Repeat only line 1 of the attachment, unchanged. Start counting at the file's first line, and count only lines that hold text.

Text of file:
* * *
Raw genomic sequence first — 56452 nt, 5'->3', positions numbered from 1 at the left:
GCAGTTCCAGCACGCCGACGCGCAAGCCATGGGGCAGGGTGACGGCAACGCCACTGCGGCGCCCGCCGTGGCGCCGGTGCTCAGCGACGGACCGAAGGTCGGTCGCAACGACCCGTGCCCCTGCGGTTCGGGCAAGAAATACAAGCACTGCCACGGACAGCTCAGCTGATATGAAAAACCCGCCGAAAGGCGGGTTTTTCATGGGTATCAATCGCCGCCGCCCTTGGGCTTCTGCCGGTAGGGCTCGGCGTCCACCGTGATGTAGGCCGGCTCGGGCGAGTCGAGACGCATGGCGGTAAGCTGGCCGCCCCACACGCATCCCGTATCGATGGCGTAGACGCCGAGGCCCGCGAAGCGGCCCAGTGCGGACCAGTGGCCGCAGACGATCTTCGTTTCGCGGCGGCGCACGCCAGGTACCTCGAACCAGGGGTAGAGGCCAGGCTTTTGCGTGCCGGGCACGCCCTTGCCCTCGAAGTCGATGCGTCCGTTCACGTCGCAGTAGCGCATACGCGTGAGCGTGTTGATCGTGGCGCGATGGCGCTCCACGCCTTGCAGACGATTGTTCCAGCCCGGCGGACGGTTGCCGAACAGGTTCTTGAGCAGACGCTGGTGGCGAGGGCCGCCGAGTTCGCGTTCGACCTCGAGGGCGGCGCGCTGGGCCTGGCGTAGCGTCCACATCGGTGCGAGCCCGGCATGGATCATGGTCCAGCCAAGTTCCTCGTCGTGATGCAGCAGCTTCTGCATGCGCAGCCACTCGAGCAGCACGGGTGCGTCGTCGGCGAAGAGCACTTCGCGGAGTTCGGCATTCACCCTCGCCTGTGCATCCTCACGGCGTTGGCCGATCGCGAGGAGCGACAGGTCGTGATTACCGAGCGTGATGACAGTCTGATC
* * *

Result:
Raw genomic sequence first — 56452 nt, 5'->3', positions numbered from 1 at the left: